Sunday, 26 August 2018


"Respect" by Aretha Franklin, who died ten days ago.

You may have heard it said when you were a child: "Respect your elders". Later in your life you might have heard people say "Respect has to be earned". So, who's right? And wouldn't you like to be shown a little respect from time to time? Respect seems to be in short supply these days.

Respect comes in different colours. You can respect someone for what they've done; for example you might respect a person for saving a life, even if you know nothing else about them. You can respect someone for who they are, whether that's Nelson Mandela, the Dalai Lama, or Kofi Annan. You may show respect for the law: policemen, judges and so on. Perhaps you respect your parents, or perhaps not. But surely respect should be mutual. Policemen should also respect you; a father should respect his children. A teacher should respect the pupils - even the 5 year-olds - especially the 5 year-olds. Have you ever seen a parent cursing and swearing at their young child in a shop? Isn't that one of the saddest, most shameful and cowardly abuses that a grown man or woman can inflict on a young life?

Respect can be won; respect can also be lost. That feeling, when someone you looked up to, someone you aspired to be like, your own personal hero, lets you down, it's as if the ground you stood on crumbles beneath you, your hope is shattered and you start to question whether there is any good thing left in the world to believe in.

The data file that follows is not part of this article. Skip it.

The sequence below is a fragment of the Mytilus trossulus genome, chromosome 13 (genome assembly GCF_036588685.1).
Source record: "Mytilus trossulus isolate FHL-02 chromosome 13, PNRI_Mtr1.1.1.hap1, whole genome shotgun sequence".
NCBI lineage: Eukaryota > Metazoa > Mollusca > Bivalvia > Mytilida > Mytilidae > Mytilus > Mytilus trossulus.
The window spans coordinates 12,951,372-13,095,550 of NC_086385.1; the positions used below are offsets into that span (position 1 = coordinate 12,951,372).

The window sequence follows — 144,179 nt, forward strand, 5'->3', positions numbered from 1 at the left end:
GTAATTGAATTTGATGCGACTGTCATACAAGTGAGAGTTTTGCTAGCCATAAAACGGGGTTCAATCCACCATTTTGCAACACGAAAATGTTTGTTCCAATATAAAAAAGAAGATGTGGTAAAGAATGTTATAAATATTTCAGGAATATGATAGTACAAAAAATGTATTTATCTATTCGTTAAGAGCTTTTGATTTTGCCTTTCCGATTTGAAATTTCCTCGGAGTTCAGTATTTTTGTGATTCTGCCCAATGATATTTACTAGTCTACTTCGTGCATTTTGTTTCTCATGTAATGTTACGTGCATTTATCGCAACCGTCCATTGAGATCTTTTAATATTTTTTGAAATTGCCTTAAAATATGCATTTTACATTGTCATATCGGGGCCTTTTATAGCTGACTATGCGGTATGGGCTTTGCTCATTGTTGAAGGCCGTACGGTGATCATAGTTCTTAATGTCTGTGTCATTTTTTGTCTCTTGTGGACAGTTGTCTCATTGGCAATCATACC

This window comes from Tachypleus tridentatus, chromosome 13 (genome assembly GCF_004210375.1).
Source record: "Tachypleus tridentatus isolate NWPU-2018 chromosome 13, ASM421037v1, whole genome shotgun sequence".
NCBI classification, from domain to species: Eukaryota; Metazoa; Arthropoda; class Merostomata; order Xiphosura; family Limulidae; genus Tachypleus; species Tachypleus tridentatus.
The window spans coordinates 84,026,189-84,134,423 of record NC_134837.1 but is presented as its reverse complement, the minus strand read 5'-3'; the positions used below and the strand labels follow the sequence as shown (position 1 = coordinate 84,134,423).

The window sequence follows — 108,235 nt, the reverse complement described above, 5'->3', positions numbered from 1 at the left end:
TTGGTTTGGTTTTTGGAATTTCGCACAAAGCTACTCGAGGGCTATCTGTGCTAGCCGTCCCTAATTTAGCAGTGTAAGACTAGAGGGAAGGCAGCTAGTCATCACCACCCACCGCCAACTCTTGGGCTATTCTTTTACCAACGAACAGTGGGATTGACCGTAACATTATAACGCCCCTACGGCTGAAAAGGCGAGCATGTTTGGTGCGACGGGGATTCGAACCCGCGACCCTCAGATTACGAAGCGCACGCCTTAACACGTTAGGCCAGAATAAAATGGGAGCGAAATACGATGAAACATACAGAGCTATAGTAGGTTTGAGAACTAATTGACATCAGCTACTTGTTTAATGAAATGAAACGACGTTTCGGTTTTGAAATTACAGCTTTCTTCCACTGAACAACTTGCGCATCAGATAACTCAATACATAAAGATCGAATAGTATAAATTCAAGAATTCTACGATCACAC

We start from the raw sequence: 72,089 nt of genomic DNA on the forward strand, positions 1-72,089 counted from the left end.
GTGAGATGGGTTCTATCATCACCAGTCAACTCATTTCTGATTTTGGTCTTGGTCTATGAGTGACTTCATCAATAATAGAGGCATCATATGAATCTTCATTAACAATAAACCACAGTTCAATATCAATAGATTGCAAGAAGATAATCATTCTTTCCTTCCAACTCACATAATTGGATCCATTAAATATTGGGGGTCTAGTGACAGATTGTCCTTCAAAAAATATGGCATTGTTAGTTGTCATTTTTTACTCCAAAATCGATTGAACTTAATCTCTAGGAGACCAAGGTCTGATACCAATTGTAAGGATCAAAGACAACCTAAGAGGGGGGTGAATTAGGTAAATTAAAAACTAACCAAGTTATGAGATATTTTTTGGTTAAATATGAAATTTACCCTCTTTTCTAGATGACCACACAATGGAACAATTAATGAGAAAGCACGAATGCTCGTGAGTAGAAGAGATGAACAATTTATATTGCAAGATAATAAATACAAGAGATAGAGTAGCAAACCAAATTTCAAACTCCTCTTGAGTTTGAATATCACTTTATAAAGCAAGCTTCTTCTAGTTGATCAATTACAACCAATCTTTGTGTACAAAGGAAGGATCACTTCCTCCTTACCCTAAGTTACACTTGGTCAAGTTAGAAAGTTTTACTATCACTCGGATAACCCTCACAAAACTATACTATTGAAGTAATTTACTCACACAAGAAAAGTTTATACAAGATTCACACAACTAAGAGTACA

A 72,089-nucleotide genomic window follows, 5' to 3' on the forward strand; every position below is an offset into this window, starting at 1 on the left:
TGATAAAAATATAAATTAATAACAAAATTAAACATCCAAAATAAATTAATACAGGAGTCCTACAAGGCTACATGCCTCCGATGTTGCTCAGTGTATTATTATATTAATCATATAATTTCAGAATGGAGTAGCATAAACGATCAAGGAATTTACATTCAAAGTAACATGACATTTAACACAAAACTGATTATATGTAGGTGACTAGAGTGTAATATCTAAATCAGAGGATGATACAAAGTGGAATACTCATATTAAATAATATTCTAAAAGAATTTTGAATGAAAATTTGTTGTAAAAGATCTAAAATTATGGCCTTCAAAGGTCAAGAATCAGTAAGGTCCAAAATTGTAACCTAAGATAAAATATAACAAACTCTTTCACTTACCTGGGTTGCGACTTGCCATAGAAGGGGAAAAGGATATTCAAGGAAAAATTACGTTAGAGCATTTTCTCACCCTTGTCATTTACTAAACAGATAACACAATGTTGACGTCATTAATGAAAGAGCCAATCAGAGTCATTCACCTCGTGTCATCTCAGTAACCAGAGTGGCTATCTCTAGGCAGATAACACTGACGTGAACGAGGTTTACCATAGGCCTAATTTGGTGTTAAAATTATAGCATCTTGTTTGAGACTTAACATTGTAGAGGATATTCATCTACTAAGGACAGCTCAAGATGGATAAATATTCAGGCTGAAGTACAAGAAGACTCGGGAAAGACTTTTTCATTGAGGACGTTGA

There is only one thing worse than losing respect for someone who meant something special to you, and that is losing respect for yourself. If you can't respect yourself, no-one else is going to. The Staples Singers had it right: "If you don't respect yourself / Ain't no-one gonna give a good cahoot". Losing your self-respect is like removing the foundations from a building; it's only a matter of time before the whole edifice comes crashing to the ground. It's no wonder that these two great songs "Respect" and "Respect Yourself" were both sung by gospel singers (Aretha Franklin and Mavis Staples). They both knew how, growing up in poor black neighbourhoods, their self respect was about the only thing that couldn't be taken away from them.

"A little respect (just a little bit)" - can go a long way towards making life better for all of us.

"Our deepest fear is not that we are inadequate. Our deepest fear is that we are powerful beyond measure. It is our light, not our darkness that most frightens us."
Marianne Williamson

"Respect Yourself" by The Staples Singers